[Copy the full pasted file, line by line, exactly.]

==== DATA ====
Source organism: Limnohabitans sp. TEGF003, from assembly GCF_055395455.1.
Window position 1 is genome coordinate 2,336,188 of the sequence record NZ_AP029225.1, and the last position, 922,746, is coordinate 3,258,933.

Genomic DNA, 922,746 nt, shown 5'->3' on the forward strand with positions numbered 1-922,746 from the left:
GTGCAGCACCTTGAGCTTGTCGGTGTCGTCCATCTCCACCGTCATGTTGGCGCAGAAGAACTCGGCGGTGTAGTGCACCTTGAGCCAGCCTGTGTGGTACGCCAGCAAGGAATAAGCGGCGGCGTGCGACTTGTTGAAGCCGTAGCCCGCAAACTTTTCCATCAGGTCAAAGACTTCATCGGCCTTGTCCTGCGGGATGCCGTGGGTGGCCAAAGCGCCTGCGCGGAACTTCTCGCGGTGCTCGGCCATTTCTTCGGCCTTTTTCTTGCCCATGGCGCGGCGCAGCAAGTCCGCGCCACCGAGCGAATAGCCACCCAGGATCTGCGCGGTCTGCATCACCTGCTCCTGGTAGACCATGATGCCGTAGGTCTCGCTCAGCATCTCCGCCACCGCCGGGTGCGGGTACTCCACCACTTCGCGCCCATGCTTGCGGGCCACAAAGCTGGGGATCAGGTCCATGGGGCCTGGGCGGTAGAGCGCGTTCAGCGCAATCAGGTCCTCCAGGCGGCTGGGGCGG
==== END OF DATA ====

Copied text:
Source organism: Limnohabitans sp. TEGF003, from assembly GCF_055395455.1.
Window position 1 is genome coordinate 2,336,188 of the sequence record NZ_AP029225.1, and the last position, 922,746, is coordinate 3,258,933.

Genomic DNA, 922,746 nt, shown 5'->3' on the forward strand with positions numbered 1-922,746 from the left:
GTGCAGCACCTTGAGCTTGTCGGTGTCGTCCATCTCCACCGTCATGTTGGCGCAGAAGAACTCGGCGGTGTAGTGCACCTTGAGCCAGCCTGTGTGGTACGCCAGCAAGGAATAAGCGGCGGCGTGCGACTTGTTGAAGCCGTAGCCCGCAAACTTTTCCATCAGGTCAAAGACTTCATCGGCCTTGTCCTGCGGGATGCCGTGGGTGGCCAAAGCGCCTGCGCGGAACTTCTCGCGGTGCTCGGCCATTTCTTCGGCCTTTTTCTTGCCCATGGCGCGGCGCAGCAAGTCCGCGCCACCGAGCGAATAGCCACCCAGGATCTGCGCGGTCTGCATCACCTGCTCCTGGTAGACCATGATGCCGTAGGTCTCGCTCAGCATCTCCGCCACCGCCGGGTGCGGGTACTCCACCACTTCGCGCCCATGCTTGCGGGCCACAAAGCTGGGGATCAGGTCCATGGGGCCTGGGCGGTAGAGCGCGTTCAGCGCAATCAGGTCCTCCAGGCGGCTGGGGCGG